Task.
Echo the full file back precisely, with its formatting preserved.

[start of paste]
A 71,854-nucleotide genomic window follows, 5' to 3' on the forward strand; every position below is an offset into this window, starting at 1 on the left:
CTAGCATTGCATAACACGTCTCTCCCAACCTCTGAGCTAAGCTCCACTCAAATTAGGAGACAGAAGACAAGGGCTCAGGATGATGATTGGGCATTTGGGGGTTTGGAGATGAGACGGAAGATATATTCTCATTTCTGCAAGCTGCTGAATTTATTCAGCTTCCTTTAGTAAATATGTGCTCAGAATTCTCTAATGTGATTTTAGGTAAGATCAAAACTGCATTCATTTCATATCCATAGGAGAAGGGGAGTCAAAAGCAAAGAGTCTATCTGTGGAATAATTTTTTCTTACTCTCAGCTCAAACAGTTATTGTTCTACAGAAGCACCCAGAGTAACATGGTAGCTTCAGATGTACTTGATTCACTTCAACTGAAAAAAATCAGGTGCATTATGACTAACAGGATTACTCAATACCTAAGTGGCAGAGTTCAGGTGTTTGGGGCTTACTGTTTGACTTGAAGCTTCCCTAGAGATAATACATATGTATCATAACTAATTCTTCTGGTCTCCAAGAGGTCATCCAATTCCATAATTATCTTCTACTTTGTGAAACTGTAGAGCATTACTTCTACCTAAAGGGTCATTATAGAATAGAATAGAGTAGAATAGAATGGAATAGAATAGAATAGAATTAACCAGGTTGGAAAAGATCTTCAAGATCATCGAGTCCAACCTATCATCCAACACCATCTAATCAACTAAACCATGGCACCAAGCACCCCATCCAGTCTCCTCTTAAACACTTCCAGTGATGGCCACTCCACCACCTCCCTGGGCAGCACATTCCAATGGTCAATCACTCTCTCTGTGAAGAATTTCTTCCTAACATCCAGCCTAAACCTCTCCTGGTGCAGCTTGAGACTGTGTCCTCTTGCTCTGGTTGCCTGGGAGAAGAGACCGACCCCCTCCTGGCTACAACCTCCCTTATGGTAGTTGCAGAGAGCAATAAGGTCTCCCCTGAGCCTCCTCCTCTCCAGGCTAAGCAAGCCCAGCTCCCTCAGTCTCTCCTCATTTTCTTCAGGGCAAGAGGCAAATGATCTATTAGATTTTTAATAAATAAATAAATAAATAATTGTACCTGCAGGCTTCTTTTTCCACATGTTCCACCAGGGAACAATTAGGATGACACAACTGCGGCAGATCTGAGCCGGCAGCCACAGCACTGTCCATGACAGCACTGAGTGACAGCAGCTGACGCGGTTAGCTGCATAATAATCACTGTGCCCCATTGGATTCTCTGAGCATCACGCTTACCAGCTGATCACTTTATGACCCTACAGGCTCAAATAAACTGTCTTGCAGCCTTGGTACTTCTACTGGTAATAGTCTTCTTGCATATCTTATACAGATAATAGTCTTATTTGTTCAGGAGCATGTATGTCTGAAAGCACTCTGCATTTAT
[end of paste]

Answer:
A 71,854-nucleotide genomic window follows, 5' to 3' on the forward strand; every position below is an offset into this window, starting at 1 on the left:
CTAGCATTGCATAACACGTCTCTCCCAACCTCTGAGCTAAGCTCCACTCAAATTAGGAGACAGAAGACAAGGGCTCAGGATGATGATTGGGCATTTGGGGGTTTGGAGATGAGACGGAAGATATATTCTCATTTCTGCAAGCTGCTGAATTTATTCAGCTTCCTTTAGTAAATATGTGCTCAGAATTCTCTAATGTGATTTTAGGTAAGATCAAAACTGCATTCATTTCATATCCATAGGAGAAGGGGAGTCAAAAGCAAAGAGTCTATCTGTGGAATAATTTTTTCTTACTCTCAGCTCAAACAGTTATTGTTCTACAGAAGCACCCAGAGTAACATGGTAGCTTCAGATGTACTTGATTCACTTCAACTGAAAAAAATCAGGTGCATTATGACTAACAGGATTACTCAATACCTAAGTGGCAGAGTTCAGGTGTTTGGGGCTTACTGTTTGACTTGAAGCTTCCCTAGAGATAATACATATGTATCATAACTAATTCTTCTGGTCTCCAAGAGGTCATCCAATTCCATAATTATCTTCTACTTTGTGAAACTGTAGAGCATTACTTCTACCTAAAGGGTCATTATAGAATAGAATAGAGTAGAATAGAATGGAATAGAATAGAATAGAATTAACCAGGTTGGAAAAGATCTTCAAGATCATCGAGTCCAACCTATCATCCAACACCATCTAATCAACTAAACCATGGCACCAAGCACCCCATCCAGTCTCCTCTTAAACACTTCCAGTGATGGCCACTCCACCACCTCCCTGGGCAGCACATTCCAATGGTCAATCACTCTCTCTGTGAAGAATTTCTTCCTAACATCCAGCCTAAACCTCTCCTGGTGCAGCTTGAGACTGTGTCCTCTTGCTCTGGTTGCCTGGGAGAAGAGACCGACCCCCTCCTGGCTACAACCTCCCTTATGGTAGTTGCAGAGAGCAATAAGGTCTCCCCTGAGCCTCCTCCTCTCCAGGCTAAGCAAGCCCAGCTCCCTCAGTCTCTCCTCATTTTCTTCAGGGCAAGAGGCAAATGATCTATTAGATTTTTAATAAATAAATAAATAAATAATTGTACCTGCAGGCTTCTTTTTCCACATGTTCCACCAGGGAACAATTAGGATGACACAACTGCGGCAGATCTGAGCCGGCAGCCACAGCACTGTCCATGACAGCACTGAGTGACAGCAGCTGACGCGGTTAGCTGCATAATAATCACTGTGCCCCATTGGATTCTCTGAGCATCACGCTTACCAGCTGATCACTTTATGACCCTACAGGCTCAAATAAACTGTCTTGCAGCCTTGGTACTTCTACTGGTAATAGTCTTCTTGCATATCTTATACAGATAATAGTCTTATTTGTTCAGGAGCATGTATGTCTGAAAGCACTCTGCATTTAT